The majority of global businesses questioned said that, even though US firms will soon be able to export encryption of a comparable strength, they would be more inclined to trust cryptographic solutions from European companies.
The survey, carried out by Danish Internet security firm LASAT, questioned 50 global companies on the impact of removing US export restrictions on cryptography. According to LASAT, 60 percent raised concerns over the US government's reputation of seeking to deliberately weaken security software.
Claus Christensen bears this out. "As we witnessed with certain widely used products towards the end of last year, it is not unheard of that the US Government will seek to keep control by putting in 'back-doors' on network security products."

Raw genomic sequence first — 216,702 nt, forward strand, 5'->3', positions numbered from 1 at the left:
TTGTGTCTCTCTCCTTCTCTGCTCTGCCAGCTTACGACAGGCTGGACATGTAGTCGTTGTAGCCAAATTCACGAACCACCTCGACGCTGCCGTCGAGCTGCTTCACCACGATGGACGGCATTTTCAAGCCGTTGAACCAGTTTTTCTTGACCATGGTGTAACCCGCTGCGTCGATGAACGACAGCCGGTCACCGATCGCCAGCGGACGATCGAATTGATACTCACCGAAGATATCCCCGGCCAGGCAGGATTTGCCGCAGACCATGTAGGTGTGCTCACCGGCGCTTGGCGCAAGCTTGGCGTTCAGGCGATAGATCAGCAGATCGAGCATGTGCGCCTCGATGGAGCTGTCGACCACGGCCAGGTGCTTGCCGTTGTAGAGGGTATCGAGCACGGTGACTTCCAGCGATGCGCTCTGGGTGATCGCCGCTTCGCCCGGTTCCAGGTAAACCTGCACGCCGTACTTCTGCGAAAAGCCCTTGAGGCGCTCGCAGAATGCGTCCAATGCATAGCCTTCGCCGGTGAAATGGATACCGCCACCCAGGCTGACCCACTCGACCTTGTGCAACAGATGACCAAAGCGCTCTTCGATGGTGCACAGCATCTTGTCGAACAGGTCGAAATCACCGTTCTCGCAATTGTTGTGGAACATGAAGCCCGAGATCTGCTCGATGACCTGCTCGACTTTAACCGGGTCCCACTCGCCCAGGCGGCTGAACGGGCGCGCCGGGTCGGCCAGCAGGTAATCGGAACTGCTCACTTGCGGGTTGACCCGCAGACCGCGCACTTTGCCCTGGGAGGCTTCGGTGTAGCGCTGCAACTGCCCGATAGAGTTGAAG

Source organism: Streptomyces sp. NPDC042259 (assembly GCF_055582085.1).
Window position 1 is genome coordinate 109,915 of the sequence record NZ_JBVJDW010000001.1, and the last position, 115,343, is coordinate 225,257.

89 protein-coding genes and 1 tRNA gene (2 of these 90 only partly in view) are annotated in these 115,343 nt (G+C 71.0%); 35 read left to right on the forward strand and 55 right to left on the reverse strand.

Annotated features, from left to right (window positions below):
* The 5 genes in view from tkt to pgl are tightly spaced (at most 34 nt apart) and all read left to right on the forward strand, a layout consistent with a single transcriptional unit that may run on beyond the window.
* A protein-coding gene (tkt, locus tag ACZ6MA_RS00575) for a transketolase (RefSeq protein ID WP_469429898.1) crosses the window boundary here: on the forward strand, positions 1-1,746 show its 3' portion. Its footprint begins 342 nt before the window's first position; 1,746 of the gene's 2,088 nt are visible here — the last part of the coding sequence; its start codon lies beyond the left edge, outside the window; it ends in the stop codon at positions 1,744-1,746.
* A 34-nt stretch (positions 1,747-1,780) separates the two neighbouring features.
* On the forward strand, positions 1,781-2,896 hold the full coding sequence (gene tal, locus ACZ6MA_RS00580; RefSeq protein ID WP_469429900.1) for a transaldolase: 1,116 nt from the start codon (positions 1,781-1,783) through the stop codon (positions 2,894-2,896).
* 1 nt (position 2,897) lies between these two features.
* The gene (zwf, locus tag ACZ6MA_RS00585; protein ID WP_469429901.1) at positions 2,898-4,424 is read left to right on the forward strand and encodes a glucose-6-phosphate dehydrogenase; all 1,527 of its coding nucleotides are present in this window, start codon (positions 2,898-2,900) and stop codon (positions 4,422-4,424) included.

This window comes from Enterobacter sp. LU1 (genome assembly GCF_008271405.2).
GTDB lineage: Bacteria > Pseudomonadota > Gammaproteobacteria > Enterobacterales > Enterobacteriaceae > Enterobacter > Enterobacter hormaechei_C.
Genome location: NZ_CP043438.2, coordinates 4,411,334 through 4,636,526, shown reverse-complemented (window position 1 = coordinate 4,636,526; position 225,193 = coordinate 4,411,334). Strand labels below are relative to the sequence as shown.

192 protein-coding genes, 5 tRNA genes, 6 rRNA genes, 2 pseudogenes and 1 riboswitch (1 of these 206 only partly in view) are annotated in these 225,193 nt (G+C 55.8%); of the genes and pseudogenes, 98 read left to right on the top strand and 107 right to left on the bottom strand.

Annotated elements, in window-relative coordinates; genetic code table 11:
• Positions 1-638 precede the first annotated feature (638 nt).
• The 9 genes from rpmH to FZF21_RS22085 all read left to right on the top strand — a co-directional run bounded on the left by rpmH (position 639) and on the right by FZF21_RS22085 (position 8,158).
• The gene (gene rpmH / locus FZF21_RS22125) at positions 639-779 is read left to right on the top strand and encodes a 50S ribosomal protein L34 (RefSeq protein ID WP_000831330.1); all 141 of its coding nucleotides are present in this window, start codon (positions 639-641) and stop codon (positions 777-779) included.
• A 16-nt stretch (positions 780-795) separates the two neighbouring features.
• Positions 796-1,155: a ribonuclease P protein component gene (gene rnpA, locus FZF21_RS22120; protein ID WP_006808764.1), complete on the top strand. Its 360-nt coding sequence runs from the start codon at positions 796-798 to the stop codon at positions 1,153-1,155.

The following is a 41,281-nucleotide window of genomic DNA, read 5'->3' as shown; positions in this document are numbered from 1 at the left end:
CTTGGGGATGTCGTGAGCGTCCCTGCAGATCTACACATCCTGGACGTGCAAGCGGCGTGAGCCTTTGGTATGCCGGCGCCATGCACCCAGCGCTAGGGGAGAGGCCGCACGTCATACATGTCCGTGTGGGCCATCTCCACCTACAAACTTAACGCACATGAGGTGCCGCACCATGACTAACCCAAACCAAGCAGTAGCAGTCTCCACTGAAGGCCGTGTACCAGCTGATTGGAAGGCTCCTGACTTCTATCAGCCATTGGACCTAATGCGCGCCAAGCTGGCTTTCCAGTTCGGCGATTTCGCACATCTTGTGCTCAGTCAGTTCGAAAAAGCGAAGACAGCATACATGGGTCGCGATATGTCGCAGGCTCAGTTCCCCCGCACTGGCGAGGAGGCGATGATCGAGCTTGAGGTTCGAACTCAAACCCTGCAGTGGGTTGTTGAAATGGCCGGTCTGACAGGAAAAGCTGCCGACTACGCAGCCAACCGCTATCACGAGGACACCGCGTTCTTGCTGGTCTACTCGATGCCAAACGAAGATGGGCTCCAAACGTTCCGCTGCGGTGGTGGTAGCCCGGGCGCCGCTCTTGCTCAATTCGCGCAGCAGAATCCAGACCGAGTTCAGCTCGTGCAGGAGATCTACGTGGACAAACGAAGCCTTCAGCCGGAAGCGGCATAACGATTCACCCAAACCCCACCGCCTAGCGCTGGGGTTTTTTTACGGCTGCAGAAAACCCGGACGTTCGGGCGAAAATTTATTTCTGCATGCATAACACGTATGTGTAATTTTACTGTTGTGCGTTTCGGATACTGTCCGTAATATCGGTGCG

Christensen says that this suspicion is enough to drive business away from the States. "Companies buying encryption software rightly expect 100 percent privacy from their investment. Not being sure, is not good enough. The last thing people want is to be looking over their shoulder thinking that either Big Brother is watching, or worse still, that they are open to hacking attacks."
Independent encryption expert Brian Gladman believes the US government will still restrict cryptography. "I suspect that we wont get strong encryption from the US. But I don't think they'll need to put back doors. No-one breaks crypto these days, they find other ways in."
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